Audrey Vanderslice

Year of Graduation: 
Audrey Vanderslice

"Exeter will always live within us."

As class of 2020 president, Audrey Vanderslice ’20 knew she’d be addressing  her peers at their June commencement. What neither she nor anyone else anticipated was that she’d be orating from her grandparents’ living room on Cape Cod, backlit by her dad’s bike light, her phone propped on a ladder and a Lion flag pinned to the wall. Nor did she anticipate speaking in the context of what she describes as “a world on fire: a world lit by not only this global pandemic, but racial injustice, widening socioeconomic disparities, a health-care system pushed to the brink, climate change, and countless other domestic and international dilemmas.”

It’s a dystopian picture, but Vanderslice defies despair. She focuses not on the negative, nor on her own accomplishments, but on collective successes. “I’ve never been prouder to be a member of Exeter’s class of 2020 than this spring,” she said in her commencement address. “Seeing everything my classmates accomplished [after being sent home] … was the perfect culmination of everything I’ve always loved and admired about this uniquely talented, brilliant and compassionate group.” She praises those classmates staffing food pantries, making masks and protesting the deaths of Black people at the hands of police. She extols classmates’ Instagram-documented, quarantine-era projects in painting, writing and cuisine, which, she says, “bring so much light to students’ days and ensure we stay connected from afar.” For her part, Vanderslice was a voting board member of the Exeter Relief Fund, which as of July 1 had distributed almost $7,500 to PEA students and families experiencing COVID-19-related financial struggles.

Vanderslice is impressed but unsurprised by her peers’ engagement. Exeter is “an academic and social community unlike any other,” she says, built on “discourse, relentless rigor, selfless collaboration and profound affection.” PEA graduates are equipped “not simply to defend ourselves against whatever life throws our way, but to positively change the new communities of which we will now become a part.”

Exeter is “an academic and social community unlike any other,” built on “discourse, relentless rigor, selfless collaboration and profound affection.”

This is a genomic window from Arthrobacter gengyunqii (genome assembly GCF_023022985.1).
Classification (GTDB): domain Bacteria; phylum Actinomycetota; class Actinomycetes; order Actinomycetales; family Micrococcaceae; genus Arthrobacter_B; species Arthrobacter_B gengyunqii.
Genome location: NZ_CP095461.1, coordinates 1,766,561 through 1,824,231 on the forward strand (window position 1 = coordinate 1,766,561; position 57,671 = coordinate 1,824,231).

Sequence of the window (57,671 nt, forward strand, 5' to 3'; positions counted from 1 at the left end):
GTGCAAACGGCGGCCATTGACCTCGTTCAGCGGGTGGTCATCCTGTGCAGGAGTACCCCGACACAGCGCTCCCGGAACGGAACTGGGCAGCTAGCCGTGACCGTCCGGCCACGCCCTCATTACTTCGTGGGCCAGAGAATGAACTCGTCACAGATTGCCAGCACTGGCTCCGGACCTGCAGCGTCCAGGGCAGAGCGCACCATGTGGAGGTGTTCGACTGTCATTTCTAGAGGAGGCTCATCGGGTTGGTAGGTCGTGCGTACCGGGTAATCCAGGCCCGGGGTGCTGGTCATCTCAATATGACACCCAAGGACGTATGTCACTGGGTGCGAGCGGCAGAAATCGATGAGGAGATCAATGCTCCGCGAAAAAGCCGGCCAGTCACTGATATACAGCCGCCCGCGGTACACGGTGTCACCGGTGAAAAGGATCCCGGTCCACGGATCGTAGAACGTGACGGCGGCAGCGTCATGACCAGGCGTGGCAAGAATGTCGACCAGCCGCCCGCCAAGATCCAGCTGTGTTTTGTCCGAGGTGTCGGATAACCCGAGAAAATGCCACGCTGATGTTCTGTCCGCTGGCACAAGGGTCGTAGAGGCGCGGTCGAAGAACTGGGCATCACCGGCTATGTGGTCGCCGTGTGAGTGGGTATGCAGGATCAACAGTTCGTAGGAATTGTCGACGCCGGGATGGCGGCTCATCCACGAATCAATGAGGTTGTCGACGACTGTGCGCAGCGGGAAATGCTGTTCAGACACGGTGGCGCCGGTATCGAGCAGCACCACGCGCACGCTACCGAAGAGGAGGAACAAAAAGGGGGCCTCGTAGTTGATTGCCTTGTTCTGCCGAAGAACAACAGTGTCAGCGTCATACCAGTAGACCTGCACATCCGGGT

Challenge, Vanderslice says, is what Exonians thrive on. She vividly recalls writing a 35-page history paper on Uighur internment camps in China, only to have thousands of government documents leaked two days before it was due. Rewriting her essay to incorporate this information felt impossible, yet she did it. She calls it one of the most daunting and rewarding undertakings of her life.

This combination of challenge and fulfillment characterizes Vanderslice’s four years on campus, where her passions included Concert Choir, Student Council and Mock Trial, for which she won “Outstanding Attorney” at the state competition. A lifelong language aficionado, she spent semesters in Beijing and Paris before beginning high school. “The linguistic skills I acquired from my studies [abroad] had a profound impact on my time at Exeter and will undoubtedly continue to influence my academic and professional path,” she says. “I’m fluent in French, and during my time in China, I became fluent in Mandarin and acquired my greatest pride and joy: a native Beijing accent.” Last summer, she attended an Arabic-language State Department program in Morocco, where she played piano for strangers at a local restaurant. “It turns out they enjoy belting out Billy Joel’s lyrics as much as Americans do,” she says with a laugh.

What lesson will the world traveler take with her to Harvard next fall? “I used to think that being an Exonian was about being physically present at Exeter,” she says. “After all, most of our memories at PEA consist of going to dinner at Elm on Sunday nights and shouting hello to friends across the quad. … But now that we’ve experienced our final term off-campus and seen what we can do together from afar, I realize being an Exonian has nothing to do with where we happen to be residing at the time — it’s who we are, the values we cherish, the choices we make. … Exeter will always live within us.”

— Juliet Eastland ’86